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03 Aug 2016 By

We had lunch with New Zealand’s Villa Maria wine pioneer Sir George Fistonich.

Sir George Fistonich is a legend whose wine you probably have drank but whose name you might not know; he received his knighthood in 2009 for his contributions to New Zealand’s wine industry.

We had lunch with him recently when he was passing through Sg – lucky us – and was given a wine lesson, as well as a NZ wine history lesson, and a tasting of his superb Villa Maria wines. Here’s what we learned: 

In the 60s, port and sherry dominated 90% of the NZ drinking market, it was rare for blokes to order wine, which was considered “sissy”, according to Sir George – it was beer or bust. So being the rebel he went ahead and produced wine anyway, hoping that in time people would come around. Guess they did, because…

Villa Maria is New Zealand’s leading wine award winner, both locally and internationally.

Auckland Villa Maria Sir George Fistonich

In 2005 he opened the Auckland winery and vineyard park.

And in 2012 they celebrated 50 years of excellent winemaking.

In 1979 he opened New Zealand’s first vineyard bar and restaurant in his Vidal winery. The first. And think about how regular that concept is now. You can’t not have one now.

Sir George was the first advocate of using screwtops instead or corks on wine bottles; he backed his judgement with science and economics. Back in the 1970s, it was not just a bold move, but brave and unheard of as well, and it cost him: “nearly 20-30 restaurants in the US delisted my wines from their menus”.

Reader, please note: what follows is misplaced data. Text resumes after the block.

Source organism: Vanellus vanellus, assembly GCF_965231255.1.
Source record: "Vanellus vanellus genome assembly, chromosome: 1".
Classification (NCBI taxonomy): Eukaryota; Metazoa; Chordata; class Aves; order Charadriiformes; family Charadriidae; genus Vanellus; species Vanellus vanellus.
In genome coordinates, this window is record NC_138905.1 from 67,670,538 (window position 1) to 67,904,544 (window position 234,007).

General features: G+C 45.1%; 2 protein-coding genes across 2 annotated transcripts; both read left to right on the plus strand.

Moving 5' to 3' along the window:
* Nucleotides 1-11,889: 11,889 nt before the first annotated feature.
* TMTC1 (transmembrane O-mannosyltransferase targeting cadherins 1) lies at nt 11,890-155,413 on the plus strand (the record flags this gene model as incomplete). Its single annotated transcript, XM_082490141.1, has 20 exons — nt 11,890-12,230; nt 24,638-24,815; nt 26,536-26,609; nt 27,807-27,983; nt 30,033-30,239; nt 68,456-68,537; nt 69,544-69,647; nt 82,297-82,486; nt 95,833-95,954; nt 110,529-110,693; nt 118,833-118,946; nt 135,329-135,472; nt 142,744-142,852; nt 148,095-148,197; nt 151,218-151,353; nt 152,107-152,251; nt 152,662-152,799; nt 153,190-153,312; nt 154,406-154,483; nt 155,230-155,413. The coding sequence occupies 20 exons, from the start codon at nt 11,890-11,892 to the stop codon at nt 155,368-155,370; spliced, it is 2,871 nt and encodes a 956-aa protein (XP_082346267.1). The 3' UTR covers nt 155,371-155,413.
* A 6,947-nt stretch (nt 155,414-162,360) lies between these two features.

He preserved, however, and won the skeptics over; by 2001 the company was 100% cork-free. That screwtop bottle of NZ Cab Sauv or Pinot you’re so comfortable with – all thanks to him.

Villa Maria Sir George Fistonich

Fistonich pioneered the use of contract growers, especially of Bordeaux red varieties. Basically, you get paid for the quality of your grapes, and not for the quantity of it. This ensured he only worked with the best grapes, which resulted in award-winning wines, in particular the Cellar Selection Sauvignon Blanc, Cellar Selection Chardonnay, Cellar Selection Pinot Noir and (above) the Gewürztraminer. The wines are made with a mix of old and new oaks, and it recent times it has been made to be “less oaky” so it pairs better with food.

Villa Maria Sir George Fistonich

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